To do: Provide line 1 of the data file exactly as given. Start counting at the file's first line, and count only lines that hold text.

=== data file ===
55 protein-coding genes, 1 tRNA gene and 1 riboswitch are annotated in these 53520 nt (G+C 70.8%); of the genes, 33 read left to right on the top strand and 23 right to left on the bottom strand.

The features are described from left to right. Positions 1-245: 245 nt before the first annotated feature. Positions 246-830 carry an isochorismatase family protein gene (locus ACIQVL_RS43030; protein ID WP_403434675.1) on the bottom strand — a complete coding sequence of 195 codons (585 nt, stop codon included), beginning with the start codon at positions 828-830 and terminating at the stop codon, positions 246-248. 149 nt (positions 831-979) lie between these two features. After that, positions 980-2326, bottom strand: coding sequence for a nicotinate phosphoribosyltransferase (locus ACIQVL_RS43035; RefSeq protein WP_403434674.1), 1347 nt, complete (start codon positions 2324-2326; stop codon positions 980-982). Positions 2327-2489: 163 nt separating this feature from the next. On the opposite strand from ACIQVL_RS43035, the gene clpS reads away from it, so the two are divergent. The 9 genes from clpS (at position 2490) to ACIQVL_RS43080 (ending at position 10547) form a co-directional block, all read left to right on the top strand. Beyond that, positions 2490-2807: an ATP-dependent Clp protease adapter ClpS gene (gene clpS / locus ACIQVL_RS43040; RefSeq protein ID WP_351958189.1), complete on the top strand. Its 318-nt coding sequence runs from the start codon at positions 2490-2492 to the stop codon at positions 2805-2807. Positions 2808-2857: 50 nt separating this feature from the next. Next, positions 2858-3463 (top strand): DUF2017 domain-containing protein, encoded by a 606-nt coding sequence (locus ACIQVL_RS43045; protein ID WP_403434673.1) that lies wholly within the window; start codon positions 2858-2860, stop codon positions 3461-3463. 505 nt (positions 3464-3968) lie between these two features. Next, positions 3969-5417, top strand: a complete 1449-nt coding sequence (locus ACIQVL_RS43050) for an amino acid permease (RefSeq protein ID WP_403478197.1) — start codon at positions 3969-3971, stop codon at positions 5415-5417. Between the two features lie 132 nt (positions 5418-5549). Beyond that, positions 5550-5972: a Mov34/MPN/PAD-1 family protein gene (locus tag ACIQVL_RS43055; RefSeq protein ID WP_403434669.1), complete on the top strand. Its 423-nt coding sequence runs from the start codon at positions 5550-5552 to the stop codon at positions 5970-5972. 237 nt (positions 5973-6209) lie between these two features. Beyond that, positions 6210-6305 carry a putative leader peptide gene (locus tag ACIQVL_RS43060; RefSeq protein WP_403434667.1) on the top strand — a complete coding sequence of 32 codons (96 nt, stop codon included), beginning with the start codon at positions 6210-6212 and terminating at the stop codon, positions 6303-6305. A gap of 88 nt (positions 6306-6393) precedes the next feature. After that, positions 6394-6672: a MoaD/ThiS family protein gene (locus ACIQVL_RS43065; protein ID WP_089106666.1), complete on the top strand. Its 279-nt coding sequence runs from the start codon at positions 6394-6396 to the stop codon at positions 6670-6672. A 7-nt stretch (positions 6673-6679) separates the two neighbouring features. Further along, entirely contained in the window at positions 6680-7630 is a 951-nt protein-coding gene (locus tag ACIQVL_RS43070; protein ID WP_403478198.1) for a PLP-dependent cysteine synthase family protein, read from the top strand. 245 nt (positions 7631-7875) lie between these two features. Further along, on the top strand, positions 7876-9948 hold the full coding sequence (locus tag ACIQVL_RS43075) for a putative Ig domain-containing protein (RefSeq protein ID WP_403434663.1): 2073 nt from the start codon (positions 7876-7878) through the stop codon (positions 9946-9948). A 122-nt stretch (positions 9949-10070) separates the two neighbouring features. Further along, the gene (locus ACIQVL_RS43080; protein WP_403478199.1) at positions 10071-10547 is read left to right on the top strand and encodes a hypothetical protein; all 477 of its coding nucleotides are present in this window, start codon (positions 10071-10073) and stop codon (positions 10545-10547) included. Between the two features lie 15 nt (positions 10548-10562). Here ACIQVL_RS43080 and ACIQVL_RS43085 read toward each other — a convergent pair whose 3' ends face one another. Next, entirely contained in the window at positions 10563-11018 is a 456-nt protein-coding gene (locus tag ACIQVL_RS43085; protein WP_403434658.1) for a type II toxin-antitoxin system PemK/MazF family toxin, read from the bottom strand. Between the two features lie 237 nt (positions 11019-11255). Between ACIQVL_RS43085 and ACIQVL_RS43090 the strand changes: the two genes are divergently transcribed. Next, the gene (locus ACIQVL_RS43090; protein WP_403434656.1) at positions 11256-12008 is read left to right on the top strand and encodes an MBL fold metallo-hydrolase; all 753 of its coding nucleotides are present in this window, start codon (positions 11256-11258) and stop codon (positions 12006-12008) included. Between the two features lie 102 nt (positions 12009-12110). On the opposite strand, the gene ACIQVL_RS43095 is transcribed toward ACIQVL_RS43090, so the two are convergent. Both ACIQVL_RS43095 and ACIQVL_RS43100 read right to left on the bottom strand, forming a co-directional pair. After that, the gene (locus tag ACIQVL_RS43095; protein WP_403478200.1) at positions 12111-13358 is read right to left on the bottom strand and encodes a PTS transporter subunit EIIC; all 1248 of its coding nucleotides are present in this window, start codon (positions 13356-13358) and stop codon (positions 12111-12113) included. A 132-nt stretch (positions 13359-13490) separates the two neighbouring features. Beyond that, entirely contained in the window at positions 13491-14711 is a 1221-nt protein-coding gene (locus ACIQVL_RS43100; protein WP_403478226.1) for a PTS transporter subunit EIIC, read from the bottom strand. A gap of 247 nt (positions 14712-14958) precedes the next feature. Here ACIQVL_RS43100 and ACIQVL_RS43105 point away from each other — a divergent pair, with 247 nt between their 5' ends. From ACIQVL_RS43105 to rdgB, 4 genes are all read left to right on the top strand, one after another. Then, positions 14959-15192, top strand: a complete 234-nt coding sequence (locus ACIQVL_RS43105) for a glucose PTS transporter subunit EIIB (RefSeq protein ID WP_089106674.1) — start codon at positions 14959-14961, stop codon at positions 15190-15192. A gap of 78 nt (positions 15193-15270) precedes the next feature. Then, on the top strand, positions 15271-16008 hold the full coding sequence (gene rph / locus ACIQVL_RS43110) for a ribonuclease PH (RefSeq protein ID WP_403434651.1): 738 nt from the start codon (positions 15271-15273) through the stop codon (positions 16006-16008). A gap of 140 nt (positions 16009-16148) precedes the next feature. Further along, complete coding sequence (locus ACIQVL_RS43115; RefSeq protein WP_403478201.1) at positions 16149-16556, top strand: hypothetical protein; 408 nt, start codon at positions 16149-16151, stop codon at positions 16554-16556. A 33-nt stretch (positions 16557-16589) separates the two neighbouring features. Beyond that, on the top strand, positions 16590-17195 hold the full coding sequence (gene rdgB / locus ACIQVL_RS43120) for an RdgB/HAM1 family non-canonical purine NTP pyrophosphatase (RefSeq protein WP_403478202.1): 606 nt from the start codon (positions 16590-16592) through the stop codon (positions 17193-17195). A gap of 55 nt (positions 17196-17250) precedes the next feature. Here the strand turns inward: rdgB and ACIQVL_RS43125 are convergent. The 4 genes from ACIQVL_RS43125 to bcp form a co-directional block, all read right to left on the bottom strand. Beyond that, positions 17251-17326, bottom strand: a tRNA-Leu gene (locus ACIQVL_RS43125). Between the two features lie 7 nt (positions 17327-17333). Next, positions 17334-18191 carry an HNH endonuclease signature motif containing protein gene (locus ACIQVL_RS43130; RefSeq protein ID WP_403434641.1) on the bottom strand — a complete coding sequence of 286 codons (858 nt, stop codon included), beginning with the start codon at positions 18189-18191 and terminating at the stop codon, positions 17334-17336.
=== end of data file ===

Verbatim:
55 protein-coding genes, 1 tRNA gene and 1 riboswitch are annotated in these 53520 nt (G+C 70.8%); of the genes, 33 read left to right on the top strand and 23 right to left on the bottom strand.